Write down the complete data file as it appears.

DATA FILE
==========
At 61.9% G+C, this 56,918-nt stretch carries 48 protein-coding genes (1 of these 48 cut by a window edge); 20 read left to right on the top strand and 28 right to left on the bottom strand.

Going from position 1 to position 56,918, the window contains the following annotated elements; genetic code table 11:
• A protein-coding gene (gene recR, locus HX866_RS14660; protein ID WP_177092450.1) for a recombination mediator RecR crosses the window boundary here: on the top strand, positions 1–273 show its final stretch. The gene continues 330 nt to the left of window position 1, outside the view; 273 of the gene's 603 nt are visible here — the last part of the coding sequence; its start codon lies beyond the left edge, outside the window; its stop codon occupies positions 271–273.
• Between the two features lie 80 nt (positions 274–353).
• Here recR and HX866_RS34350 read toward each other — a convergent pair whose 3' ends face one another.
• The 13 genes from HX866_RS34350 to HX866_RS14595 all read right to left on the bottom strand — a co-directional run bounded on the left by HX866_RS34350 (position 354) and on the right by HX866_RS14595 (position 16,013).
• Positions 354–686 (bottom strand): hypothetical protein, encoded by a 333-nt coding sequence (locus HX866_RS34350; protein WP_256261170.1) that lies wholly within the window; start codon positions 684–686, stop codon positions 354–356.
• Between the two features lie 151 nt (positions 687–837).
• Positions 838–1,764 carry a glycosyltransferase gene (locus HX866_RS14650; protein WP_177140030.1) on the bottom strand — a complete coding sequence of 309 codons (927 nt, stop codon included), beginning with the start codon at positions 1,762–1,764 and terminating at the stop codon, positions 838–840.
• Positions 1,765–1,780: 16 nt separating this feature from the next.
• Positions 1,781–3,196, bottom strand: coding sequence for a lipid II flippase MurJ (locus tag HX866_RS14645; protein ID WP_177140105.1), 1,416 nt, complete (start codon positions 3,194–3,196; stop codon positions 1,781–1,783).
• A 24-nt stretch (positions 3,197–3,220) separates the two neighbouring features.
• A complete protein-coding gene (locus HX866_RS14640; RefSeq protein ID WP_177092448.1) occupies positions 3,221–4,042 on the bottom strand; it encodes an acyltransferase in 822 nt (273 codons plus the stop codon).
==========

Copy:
At 61.9% G+C, this 56,918-nt stretch carries 48 protein-coding genes (1 of these 48 cut by a window edge); 20 read left to right on the top strand and 28 right to left on the bottom strand.

Going from position 1 to position 56,918, the window contains the following annotated elements; genetic code table 11:
• A protein-coding gene (gene recR, locus HX866_RS14660; protein ID WP_177092450.1) for a recombination mediator RecR crosses the window boundary here: on the top strand, positions 1–273 show its final stretch. The gene continues 330 nt to the left of window position 1, outside the view; 273 of the gene's 603 nt are visible here — the last part of the coding sequence; its start codon lies beyond the left edge, outside the window; its stop codon occupies positions 271–273.
• Between the two features lie 80 nt (positions 274–353).
• Here recR and HX866_RS34350 read toward each other — a convergent pair whose 3' ends face one another.
• The 13 genes from HX866_RS34350 to HX866_RS14595 all read right to left on the bottom strand — a co-directional run bounded on the left by HX866_RS34350 (position 354) and on the right by HX866_RS14595 (position 16,013).
• Positions 354–686 (bottom strand): hypothetical protein, encoded by a 333-nt coding sequence (locus HX866_RS34350; protein WP_256261170.1) that lies wholly within the window; start codon positions 684–686, stop codon positions 354–356.
• Between the two features lie 151 nt (positions 687–837).
• Positions 838–1,764 carry a glycosyltransferase gene (locus HX866_RS14650; protein WP_177140030.1) on the bottom strand — a complete coding sequence of 309 codons (927 nt, stop codon included), beginning with the start codon at positions 1,762–1,764 and terminating at the stop codon, positions 838–840.
• Positions 1,765–1,780: 16 nt separating this feature from the next.
• Positions 1,781–3,196, bottom strand: coding sequence for a lipid II flippase MurJ (locus tag HX866_RS14645; protein ID WP_177140105.1), 1,416 nt, complete (start codon positions 3,194–3,196; stop codon positions 1,781–1,783).
• A 24-nt stretch (positions 3,197–3,220) separates the two neighbouring features.
• A complete protein-coding gene (locus HX866_RS14640; RefSeq protein ID WP_177092448.1) occupies positions 3,221–4,042 on the bottom strand; it encodes an acyltransferase in 822 nt (273 codons plus the stop codon).